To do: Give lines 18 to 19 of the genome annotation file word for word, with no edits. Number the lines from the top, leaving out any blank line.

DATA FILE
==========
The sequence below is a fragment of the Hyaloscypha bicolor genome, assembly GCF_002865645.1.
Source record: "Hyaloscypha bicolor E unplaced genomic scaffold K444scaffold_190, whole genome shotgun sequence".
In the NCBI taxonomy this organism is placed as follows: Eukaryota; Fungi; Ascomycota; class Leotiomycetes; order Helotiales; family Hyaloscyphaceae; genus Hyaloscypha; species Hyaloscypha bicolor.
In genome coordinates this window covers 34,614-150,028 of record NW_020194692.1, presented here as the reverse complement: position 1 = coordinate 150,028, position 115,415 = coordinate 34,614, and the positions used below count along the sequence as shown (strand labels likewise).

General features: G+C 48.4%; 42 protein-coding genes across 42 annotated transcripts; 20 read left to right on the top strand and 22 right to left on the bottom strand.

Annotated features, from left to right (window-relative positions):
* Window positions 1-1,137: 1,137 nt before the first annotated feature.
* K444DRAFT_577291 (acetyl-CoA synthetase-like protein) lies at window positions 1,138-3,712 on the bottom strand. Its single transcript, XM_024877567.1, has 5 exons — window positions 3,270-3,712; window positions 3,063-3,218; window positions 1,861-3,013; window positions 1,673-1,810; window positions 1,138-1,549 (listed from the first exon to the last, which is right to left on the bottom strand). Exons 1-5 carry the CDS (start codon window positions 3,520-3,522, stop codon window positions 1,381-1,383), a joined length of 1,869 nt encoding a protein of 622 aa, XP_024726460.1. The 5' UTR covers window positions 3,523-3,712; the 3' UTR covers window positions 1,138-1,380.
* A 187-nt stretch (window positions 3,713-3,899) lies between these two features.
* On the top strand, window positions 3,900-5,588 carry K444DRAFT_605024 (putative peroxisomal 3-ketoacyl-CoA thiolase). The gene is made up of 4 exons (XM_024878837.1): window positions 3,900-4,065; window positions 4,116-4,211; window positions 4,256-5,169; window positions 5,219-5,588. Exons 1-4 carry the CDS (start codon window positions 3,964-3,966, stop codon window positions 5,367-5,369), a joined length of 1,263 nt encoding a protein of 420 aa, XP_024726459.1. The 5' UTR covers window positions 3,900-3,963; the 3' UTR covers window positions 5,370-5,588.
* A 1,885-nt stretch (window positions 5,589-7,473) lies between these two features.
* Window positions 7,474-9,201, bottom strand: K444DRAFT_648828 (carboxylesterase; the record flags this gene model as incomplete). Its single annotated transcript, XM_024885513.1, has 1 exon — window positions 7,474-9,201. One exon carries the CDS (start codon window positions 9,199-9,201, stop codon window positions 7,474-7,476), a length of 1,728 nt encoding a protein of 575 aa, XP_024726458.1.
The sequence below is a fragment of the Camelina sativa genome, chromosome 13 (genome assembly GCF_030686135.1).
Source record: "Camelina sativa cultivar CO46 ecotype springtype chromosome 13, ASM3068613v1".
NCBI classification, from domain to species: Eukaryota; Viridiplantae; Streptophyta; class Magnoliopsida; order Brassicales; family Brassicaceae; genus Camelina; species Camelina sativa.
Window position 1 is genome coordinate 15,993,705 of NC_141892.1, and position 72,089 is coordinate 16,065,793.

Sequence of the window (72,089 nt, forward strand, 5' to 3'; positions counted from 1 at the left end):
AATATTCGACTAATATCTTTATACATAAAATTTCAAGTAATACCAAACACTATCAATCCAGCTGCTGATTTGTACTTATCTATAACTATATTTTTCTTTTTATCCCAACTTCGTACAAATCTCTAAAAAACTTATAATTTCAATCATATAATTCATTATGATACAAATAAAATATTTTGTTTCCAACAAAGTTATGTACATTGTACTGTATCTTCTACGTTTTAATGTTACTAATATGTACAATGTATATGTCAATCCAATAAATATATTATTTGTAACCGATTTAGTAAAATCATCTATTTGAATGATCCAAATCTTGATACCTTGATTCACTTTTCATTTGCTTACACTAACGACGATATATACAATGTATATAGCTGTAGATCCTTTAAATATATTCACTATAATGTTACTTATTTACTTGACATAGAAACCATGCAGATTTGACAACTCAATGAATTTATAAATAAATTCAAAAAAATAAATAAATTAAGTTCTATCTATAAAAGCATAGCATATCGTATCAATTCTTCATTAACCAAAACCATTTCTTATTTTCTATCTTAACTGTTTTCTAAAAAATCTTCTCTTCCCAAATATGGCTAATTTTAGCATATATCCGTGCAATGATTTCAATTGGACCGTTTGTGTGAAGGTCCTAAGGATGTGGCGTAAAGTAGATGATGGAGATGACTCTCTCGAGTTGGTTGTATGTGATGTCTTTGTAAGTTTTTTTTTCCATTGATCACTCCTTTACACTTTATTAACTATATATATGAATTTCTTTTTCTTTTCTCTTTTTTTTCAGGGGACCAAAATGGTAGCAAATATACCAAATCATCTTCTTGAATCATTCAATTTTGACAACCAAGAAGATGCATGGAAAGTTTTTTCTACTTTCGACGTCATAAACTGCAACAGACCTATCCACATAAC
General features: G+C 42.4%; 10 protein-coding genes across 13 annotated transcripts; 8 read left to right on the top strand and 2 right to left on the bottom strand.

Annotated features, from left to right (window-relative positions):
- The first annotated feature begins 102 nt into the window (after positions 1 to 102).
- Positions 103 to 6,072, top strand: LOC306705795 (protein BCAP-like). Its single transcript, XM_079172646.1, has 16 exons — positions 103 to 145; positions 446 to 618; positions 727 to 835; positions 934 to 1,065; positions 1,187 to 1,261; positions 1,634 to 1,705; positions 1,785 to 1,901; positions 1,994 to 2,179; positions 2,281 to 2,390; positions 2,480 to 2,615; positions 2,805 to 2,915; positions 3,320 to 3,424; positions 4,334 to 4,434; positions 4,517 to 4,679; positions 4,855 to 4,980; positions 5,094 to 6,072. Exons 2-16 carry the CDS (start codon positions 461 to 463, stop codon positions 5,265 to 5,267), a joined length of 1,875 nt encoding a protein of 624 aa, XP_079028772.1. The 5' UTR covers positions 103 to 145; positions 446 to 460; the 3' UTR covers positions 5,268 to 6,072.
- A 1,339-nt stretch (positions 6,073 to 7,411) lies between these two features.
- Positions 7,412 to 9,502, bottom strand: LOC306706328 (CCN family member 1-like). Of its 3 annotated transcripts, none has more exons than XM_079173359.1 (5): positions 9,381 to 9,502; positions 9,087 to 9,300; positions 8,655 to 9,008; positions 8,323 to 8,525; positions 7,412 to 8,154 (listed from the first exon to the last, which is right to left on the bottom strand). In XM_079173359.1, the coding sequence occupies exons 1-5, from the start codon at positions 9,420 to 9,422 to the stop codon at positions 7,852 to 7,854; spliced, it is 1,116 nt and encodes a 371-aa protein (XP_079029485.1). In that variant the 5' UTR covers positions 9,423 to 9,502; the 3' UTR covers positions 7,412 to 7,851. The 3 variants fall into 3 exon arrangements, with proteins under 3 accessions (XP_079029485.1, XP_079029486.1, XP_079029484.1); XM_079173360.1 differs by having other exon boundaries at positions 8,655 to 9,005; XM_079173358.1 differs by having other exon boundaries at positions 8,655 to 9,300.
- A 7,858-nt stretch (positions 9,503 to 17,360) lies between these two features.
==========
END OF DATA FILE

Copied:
AATATTCGACTAATATCTTTATACATAAAATTTCAAGTAATACCAAACACTATCAATCCAGCTGCTGATTTGTACTTATCTATAACTATATTTTTCTTTTTATCCCAACTTCGTACAAATCTCTAAAAAACTTATAATTTCAATCATATAATTCATTATGATACAAATAAAATATTTTGTTTCCAACAAAGTTATGTACATTGTACTGTATCTTCTACGTTTTAATGTTACTAATATGTACAATGTATATGTCAATCCAATAAATATATTATTTGTAACCGATTTAGTAAAATCATCTATTTGAATGATCCAAATCTTGATACCTTGATTCACTTTTCATTTGCTTACACTAACGACGATATATACAATGTATATAGCTGTAGATCCTTTAAATATATTCACTATAATGTTACTTATTTACTTGACATAGAAACCATGCAGATTTGACAACTCAATGAATTTATAAATAAATTCAAAAAAATAAATAAATTAAGTTCTATCTATAAAAGCATAGCATATCGTATCAATTCTTCATTAACCAAAACCATTTCTTATTTTCTATCTTAACTGTTTTCTAAAAAATCTTCTCTTCCCAAATATGGCTAATTTTAGCATATATCCGTGCAATGATTTCAATTGGACCGTTTGTGTGAAGGTCCTAAGGATGTGGCGTAAAGTAGATGATGGAGATGACTCTCTCGAGTTGGTTGTATGTGATGTCTTTGTAAGTTTTTTTTTCCATTGATCACTCCTTTACACTTTATTAACTATATATATGAATTTCTTTTTCTTTTCTCTTTTTTTTCAGGGGACCAAAATGGTAGCAAATATACCAAATCATCTTCTTGAATCATTCAATTTTGACAACCAAGAAGATGCATGGAAAGTTTTTTCTACTTTCGACGTCATAAACTGCAACAGACCTATCCACATAAC
General features: G+C 42.4%; 10 protein-coding genes across 13 annotated transcripts; 8 read left to right on the top strand and 2 right to left on the bottom strand.